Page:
Why is Diary so Effective in Stress Management

Written by Igor K

You’ve been reading about this a lot but hardly any of the authors managed to successfully explain why running a diary or even taking simple notes at the end of each day helps to reduce the level of stress. To be perfectly honest, they don’t even explain how to do it and what to do with those notes.

And if you do not understand something — remember this — you will never adopt it. Hell, you won’t even bother to check it out. Because one of our biggest fears is the fear of the unknown.

Regardless of the fact that we’re all well aware of this fact, we constantly fail to properly explain WHY! This is WHY you’re not using this effective method that truly helps to at least decrease the level of stress from 9 to 4.

Everything starts with VIZUALIZATION

Once you transfer your mind into a text, you’re able to visualize your thoughts. This is extremely important since we are a visual species and what we don’t see simply does not exist.

When it comes to the stress, at the end of the day we are not entirely sure what caused it. Was it a single event or accumulation of many? Which one triggered the highest intensity of flight-or-fight response?

And if you are stressed out day after day, accumulation of cortisol in your body will start causing physical illnesses. You’ll get sick without even knowing why.

Sure, people will tell you it’s because of stress, but what caused the stress in the first place? Because we respond differently.

Mind converted into the written words allows you to analyze

Some will suggest that it is enough to simply write it down and then throw it away. It may or may not be the true on a long run. But why not pushing a little bit further and fully exploit this piece of gold you’re writing each evening?

Take an hour on Sunday evening (don’t do it on Saturday because why would you want to fuck up your day out) and read your thoughts, day by day.

While you’re reading, note the level of stress each piece of information is causing. Make an imaginary scale 1-10 and assess the level on your own. This is the best method since nobody can truly tell the level of your stress when you’re exposed to come uncomfortable event.

After 4 weeks, take another sheet and paste those events (thoughts) you’ve marked with the highest index. That right there is your problem. Everything else is the ordinary daily bullshit each and every of us experiences so disregard it for now.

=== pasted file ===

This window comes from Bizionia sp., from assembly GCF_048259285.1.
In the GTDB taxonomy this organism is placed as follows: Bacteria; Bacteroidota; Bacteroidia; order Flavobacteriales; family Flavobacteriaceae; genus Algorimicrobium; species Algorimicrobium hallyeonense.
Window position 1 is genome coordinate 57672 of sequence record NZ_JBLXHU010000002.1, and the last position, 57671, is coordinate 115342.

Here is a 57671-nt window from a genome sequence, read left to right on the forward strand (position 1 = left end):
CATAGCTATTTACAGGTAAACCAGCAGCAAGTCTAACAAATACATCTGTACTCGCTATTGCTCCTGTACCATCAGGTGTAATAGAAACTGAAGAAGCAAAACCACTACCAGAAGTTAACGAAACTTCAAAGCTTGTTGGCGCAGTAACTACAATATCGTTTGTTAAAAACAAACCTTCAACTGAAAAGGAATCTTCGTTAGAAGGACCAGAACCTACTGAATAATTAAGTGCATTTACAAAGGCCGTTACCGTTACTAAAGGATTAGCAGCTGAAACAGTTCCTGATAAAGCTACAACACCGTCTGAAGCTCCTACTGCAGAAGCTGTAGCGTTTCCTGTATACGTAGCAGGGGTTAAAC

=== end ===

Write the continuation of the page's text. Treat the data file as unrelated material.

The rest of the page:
Once distilled, start solving one by one by going even deeper into the subject

That second sheet with the highest indexes is who you truly are.

This is the sum of all of your fears enlisted on a single sheet of paper.

You will hardly find anything more valuable than this because now you know in what situations and time of day you need to adjust your response.

But don’t overwhelm yourself.

Start with the event/situation with the lowest stress index and really think about it. Take another sheet of paper and try to recall the exact situation. Put in on a paper to visualize it.

Read it again and mark the points with the highest stress. It’s called micro-analysis and allows you to really pinpoint the particle in a molecule. You will find that a single cause that makes you shit in your pants without any true life-threatening reason.

It won’t take more than two months to change your responses because the brain will do it for you. Why? It is not unknown anymore, so no reason for flight-or-fight response.

Your brain is now precisely anticipating the EXACT course of events because you know now and you understand now. It’s the true value of WHY.

You will still feel a bit of anxiety when facing that kind of situation, but in lower intensity and this can be resolved same as any other fear: expose yourself to it.


Make your way through the list and make the habit out of this. Self-assessments and self-analyses are critical for your well-being and future success. Start now.



About the author

Igor K

Former detective, now entrepreneur with the passion for applied investigative journalism, profiling, personal development and business analyses.